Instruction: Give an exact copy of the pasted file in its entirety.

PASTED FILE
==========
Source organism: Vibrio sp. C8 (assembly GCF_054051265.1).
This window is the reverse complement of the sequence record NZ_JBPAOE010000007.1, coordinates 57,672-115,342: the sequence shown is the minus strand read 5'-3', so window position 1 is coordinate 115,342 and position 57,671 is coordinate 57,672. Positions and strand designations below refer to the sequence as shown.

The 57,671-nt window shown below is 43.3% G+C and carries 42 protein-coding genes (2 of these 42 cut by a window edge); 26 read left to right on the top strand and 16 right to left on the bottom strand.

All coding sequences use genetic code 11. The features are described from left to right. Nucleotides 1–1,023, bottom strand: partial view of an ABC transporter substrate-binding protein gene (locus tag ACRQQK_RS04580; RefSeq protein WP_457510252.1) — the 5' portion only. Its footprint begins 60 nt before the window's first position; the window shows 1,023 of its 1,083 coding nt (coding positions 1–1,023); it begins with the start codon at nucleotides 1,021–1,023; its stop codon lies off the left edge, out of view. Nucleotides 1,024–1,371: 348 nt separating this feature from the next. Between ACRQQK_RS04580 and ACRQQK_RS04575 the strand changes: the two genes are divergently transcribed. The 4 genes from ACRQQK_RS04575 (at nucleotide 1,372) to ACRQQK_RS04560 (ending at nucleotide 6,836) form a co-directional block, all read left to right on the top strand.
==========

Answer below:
Source organism: Vibrio sp. C8 (assembly GCF_054051265.1).
This window is the reverse complement of the sequence record NZ_JBPAOE010000007.1, coordinates 57,672-115,342: the sequence shown is the minus strand read 5'-3', so window position 1 is coordinate 115,342 and position 57,671 is coordinate 57,672. Positions and strand designations below refer to the sequence as shown.

The 57,671-nt window shown below is 43.3% G+C and carries 42 protein-coding genes (2 of these 42 cut by a window edge); 26 read left to right on the top strand and 16 right to left on the bottom strand.

All coding sequences use genetic code 11. The features are described from left to right. Nucleotides 1–1,023, bottom strand: partial view of an ABC transporter substrate-binding protein gene (locus tag ACRQQK_RS04580; RefSeq protein WP_457510252.1) — the 5' portion only. Its footprint begins 60 nt before the window's first position; the window shows 1,023 of its 1,083 coding nt (coding positions 1–1,023); it begins with the start codon at nucleotides 1,021–1,023; its stop codon lies off the left edge, out of view. Nucleotides 1,024–1,371: 348 nt separating this feature from the next. Between ACRQQK_RS04580 and ACRQQK_RS04575 the strand changes: the two genes are divergently transcribed. The 4 genes from ACRQQK_RS04575 (at nucleotide 1,372) to ACRQQK_RS04560 (ending at nucleotide 6,836) form a co-directional block, all read left to right on the top strand.